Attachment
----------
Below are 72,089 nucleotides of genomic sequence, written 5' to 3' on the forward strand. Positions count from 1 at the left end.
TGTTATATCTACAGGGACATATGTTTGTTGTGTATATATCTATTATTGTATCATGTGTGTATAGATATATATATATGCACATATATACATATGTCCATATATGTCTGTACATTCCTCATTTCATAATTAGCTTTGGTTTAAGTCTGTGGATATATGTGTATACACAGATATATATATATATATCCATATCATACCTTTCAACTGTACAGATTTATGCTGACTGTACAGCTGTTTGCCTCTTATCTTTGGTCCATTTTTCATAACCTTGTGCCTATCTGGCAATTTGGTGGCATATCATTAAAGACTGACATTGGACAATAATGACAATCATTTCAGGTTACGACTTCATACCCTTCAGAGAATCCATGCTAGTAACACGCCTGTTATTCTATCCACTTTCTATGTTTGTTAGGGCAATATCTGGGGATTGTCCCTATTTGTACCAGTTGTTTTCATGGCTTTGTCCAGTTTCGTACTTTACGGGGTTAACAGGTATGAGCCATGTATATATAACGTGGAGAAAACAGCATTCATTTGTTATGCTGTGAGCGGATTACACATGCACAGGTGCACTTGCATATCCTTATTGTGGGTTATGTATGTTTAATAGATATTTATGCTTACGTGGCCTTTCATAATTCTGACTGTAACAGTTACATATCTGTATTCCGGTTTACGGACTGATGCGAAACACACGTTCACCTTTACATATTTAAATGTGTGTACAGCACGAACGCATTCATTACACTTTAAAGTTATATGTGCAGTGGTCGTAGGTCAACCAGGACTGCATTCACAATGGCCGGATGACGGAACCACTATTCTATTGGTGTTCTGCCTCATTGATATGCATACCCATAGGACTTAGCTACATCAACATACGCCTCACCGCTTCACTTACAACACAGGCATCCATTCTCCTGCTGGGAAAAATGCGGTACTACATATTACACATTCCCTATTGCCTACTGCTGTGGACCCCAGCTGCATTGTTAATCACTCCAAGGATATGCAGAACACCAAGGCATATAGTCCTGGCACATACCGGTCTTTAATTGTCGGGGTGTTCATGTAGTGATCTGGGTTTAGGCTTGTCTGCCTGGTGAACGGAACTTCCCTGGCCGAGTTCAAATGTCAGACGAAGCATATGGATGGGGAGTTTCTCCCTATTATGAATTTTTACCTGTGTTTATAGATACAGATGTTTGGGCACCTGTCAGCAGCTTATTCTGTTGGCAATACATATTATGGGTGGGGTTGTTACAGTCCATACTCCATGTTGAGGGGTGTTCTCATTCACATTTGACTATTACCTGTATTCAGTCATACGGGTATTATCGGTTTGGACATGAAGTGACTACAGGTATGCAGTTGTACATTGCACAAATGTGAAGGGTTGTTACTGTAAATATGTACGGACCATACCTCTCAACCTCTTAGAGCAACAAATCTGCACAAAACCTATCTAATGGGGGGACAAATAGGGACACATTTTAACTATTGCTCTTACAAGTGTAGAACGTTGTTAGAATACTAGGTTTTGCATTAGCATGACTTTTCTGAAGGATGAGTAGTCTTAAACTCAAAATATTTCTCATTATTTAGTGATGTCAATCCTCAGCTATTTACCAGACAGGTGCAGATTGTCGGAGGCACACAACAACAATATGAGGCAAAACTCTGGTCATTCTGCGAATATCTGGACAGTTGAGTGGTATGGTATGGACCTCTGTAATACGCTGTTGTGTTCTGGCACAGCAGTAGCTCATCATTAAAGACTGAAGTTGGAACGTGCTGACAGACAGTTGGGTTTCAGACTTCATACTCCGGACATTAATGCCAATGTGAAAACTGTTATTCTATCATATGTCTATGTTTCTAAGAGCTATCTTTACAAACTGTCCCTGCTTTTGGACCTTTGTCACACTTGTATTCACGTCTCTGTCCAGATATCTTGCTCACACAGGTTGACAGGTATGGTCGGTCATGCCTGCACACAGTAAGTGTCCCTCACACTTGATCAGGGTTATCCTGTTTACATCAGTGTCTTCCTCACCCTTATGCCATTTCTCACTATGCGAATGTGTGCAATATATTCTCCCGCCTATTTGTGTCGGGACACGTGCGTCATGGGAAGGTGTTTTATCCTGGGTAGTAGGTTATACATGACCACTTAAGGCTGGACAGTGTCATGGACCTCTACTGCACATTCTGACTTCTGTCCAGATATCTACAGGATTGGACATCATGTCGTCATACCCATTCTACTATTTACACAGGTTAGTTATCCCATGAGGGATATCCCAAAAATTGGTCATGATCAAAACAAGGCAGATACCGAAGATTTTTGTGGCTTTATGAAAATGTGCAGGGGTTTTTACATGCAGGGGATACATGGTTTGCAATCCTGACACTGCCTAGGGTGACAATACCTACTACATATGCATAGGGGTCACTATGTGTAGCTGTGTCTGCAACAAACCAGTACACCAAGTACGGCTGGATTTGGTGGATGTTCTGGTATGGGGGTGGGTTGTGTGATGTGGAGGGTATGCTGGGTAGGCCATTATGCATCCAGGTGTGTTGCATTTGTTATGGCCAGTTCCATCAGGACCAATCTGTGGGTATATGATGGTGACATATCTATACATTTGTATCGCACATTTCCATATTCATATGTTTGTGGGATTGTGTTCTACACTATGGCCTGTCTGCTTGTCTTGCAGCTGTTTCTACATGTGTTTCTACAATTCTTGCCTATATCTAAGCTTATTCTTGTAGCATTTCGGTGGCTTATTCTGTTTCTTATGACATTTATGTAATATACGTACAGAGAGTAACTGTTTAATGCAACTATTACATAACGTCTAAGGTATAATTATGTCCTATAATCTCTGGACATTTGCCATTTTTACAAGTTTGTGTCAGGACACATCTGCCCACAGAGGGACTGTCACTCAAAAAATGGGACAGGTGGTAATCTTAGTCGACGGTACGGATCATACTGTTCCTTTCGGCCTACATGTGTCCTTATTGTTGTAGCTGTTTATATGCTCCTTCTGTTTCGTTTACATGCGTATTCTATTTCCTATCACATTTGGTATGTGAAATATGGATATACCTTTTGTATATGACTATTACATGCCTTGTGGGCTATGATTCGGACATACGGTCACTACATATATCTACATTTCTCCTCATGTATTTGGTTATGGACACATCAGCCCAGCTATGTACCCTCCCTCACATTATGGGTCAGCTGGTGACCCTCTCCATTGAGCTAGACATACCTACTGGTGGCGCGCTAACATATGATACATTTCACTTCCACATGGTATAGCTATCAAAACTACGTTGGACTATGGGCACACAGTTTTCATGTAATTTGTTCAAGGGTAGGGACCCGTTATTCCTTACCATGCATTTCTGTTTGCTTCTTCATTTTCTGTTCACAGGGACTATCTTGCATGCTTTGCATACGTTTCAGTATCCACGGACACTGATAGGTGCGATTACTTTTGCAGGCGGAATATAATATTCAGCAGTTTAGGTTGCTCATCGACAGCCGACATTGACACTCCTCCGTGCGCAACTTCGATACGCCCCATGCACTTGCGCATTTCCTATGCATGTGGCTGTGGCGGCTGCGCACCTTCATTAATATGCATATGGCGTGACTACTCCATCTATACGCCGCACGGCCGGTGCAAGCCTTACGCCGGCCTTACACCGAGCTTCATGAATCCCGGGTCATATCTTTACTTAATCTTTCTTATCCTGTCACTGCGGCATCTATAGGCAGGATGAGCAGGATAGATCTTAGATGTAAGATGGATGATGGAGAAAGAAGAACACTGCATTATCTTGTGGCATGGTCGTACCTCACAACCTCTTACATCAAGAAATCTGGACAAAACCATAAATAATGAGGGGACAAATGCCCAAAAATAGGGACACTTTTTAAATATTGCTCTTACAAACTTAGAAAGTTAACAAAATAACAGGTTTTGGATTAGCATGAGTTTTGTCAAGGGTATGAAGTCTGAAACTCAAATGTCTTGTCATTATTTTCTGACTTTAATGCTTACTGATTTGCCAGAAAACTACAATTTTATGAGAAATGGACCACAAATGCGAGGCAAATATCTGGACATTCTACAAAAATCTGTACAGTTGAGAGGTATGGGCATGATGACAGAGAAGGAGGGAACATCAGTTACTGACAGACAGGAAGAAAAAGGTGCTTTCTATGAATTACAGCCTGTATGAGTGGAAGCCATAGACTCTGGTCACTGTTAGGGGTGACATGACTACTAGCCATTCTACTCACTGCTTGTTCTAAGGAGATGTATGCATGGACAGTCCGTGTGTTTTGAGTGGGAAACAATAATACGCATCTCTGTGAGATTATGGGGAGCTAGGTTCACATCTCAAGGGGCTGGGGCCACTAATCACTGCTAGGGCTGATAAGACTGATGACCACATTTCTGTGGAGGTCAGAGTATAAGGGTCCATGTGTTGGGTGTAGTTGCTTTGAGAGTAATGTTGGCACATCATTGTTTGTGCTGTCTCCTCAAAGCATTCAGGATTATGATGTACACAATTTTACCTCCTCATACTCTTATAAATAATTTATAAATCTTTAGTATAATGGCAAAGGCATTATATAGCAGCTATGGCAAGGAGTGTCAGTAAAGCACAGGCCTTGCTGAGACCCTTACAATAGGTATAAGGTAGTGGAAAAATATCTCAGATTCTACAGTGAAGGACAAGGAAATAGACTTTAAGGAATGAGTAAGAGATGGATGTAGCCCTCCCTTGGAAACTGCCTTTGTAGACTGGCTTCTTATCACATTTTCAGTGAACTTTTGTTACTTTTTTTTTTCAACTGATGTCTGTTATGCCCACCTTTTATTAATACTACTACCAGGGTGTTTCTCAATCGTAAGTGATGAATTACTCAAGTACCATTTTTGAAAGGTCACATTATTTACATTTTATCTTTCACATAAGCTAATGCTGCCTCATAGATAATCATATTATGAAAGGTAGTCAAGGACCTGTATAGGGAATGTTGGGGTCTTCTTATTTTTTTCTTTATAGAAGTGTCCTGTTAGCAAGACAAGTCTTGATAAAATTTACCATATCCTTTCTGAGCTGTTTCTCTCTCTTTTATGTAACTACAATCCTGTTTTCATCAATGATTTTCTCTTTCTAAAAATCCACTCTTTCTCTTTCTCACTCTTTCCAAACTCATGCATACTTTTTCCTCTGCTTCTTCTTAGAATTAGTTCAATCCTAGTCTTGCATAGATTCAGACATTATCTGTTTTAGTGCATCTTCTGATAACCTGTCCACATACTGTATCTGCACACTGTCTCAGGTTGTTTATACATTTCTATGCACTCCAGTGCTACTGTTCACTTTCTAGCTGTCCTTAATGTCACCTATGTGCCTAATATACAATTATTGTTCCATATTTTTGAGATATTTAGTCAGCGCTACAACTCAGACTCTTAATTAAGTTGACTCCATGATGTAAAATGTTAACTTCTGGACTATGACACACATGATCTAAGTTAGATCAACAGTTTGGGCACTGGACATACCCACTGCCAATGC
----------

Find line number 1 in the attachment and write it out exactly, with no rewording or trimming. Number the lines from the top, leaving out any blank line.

Below are 72,089 nucleotides of genomic sequence, written 5' to 3' on the forward strand. Positions count from 1 at the left end.